"And isn't the story of God's dealings with humanity one that assures us all that love is indeed stronger than hate, that good will in the end wins over bad?" "Yes, surely it is," you realized.

Now fully awake, you arose from bed, put on the coffee and before the pot finished brewing in the pre-dawn darkness it hit you: maybe Mr. Job didn't curse God as he sat in the ash pit because he knew he wasn't alone there. Maybe his great faith provided an assurance that his God was there beside him even during those days of terrible devastation.

As you prepared for your day, you found yourself offering prayers to God for Mr. and Mrs. Job, and as you did you also found yourself thinking about the times in your own life when you had struggled with painful decisions, feared an unknown future. You recalled those days when your mother had been diagnosed with cancer, and those months when they couldn't figure out what was wrong with your father. And you remembered those months of unemployment and the terrible financial pressures you faced. But God was with you then, you realized. And those envelopes of cash that we kept finding? Maybe it was the Jobs who left them, but most certainly it was really God who provided it.

Over lunch in a nearby diner that day you continued to ponder Mrs. Job's question, "What's the point?" As you ate your lunch-time salad, you began to realize that the point of faithful discipleship isn't to get God to do something; the point of faithful discipleship is nothing more, and nothing less, than a response that we humans make to the God who loved us long before we loved God.

By the time you had consumed the last carrot in the salad and eaten the last morsel of bread
that came with it, you began to grasp something else: responding to the God by faithful discipleship had helped your own faith to grow; it helped deepen your spiritual roots; and it was a strong faith that had helped you make it through those times when you found yourself sitting in a metaphorical ash pit, world crumbling around you.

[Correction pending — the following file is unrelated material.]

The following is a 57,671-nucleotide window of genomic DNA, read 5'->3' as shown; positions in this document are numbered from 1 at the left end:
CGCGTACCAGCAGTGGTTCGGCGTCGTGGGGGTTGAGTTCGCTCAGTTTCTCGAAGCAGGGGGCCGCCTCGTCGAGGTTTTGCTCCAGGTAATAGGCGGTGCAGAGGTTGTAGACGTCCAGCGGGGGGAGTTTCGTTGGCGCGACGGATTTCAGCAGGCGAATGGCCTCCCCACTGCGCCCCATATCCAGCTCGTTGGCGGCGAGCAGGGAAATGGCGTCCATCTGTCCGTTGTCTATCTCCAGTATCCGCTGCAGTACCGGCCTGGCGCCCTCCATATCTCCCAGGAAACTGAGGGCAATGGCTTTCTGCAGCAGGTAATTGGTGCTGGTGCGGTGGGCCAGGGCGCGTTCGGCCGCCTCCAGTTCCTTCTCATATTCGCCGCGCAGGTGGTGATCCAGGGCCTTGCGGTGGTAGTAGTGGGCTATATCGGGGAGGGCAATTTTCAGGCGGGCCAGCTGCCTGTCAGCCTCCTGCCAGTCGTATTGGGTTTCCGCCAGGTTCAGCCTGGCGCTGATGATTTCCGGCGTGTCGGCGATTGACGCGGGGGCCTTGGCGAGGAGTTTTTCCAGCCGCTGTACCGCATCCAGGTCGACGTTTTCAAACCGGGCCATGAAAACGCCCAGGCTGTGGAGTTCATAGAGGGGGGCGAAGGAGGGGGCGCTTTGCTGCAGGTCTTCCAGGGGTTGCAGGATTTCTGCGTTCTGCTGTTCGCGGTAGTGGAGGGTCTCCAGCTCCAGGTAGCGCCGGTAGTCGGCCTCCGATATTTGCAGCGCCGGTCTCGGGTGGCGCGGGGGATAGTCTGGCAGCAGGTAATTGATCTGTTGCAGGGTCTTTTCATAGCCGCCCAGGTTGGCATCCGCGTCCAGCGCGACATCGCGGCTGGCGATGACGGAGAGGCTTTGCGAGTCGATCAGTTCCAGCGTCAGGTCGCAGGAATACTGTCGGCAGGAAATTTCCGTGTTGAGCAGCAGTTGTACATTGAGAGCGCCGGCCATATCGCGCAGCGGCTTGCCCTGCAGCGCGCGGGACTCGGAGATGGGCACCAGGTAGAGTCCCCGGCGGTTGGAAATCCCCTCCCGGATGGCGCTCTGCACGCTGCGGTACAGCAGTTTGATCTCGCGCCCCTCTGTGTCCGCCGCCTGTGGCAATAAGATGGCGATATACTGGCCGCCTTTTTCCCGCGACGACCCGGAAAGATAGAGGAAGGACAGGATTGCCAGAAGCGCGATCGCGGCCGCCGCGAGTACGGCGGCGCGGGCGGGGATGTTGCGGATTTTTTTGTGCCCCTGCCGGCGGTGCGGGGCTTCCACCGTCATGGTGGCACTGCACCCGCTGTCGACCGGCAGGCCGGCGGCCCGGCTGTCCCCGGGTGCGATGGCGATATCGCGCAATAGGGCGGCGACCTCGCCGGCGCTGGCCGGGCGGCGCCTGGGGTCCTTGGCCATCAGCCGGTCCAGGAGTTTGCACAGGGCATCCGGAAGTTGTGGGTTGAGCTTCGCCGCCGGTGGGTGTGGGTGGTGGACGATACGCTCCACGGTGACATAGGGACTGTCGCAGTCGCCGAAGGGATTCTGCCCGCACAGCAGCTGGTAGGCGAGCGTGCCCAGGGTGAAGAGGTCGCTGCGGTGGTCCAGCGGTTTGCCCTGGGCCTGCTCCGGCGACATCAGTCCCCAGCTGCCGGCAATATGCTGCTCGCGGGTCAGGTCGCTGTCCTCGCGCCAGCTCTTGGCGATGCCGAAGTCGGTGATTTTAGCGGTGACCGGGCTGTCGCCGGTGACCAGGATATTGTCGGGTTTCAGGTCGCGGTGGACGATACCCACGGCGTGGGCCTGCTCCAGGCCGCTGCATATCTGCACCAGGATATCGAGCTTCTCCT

As you walked away from the restaurant after eating your lunch and paying your bill that afternoon, you decided that the things you needed to do at the office could wait a while. It was important to make a detour between the restaurant and the office – a detour by an ash pit. You needed to make a detour by an ash pit so that so that you could sit for a while beside Mr. Job. After all, you wanted to make sure he knew he wasn't alone, that he knew he was loved. You wanted to reach out to him as God had reached out to you. Amen.

Prayers of the People ~ Gregory Knox Jones

Gracious God, make us mindful this day that you have given us the most precious gift – the gift of life. Thanks to this unmerited gift, we can see and delight in the beauty of your wondrous creation. We can think and discover ideas that open whole new worlds. We can pursue meaningful work that gives us purpose. We can laugh and love, and build affectionate bonds with others that spawn close friendships and feelings too deep for words. We can enjoy the freedom to follow the path Jesus has shown us – the path that leads to a fulfilling life and generates joy.

Yet, God, life is not all goodness and light. This generous gift is quite fragile. Peaceful skies can turn menacing in a moment. We can make terrible mistakes and take foolish risks. Ignorance or innocence can land us in a raging torrent. Other times, through no fault of our own, it seems that darkness hunts us down. Our body betrays us or our family splinters or a disaster strikes.

Help us to know, Good Shepherd, that you are at our side even in the most frightening places. Although we may feel terrified and our confidence may evaporate, you can help us muster courage to face the crisis we encounter.

Help us to know, O God, that you never forsake us, and in you we can find the determination to contend with whatever forces threaten to destroy us.

Help us to know, faithful God, that we can find in you wisdom for handling whatever suffering life deals us. You inspire us to bind ourselves to others in this family of faith, knowing that it is better to face adversity united, than to attempt to face the turmoil alone.

Help us to know that you come to us in family and friends

who will listen to us when we must pour out our sorrows,
who will not flee when we must spout our anger and distress,
and who will stick with us through our feelings of desperation.

Everlasting God, remind us that life is tenuous and our time on earth is limited. Motivate us to make the most of our days by sharing love, spreading peace and embracing the hope you give us for eternal life.

Now, hear us as we pray together the prayer Jesus taught us to pray, saying, "Our Father, who art in heaven..."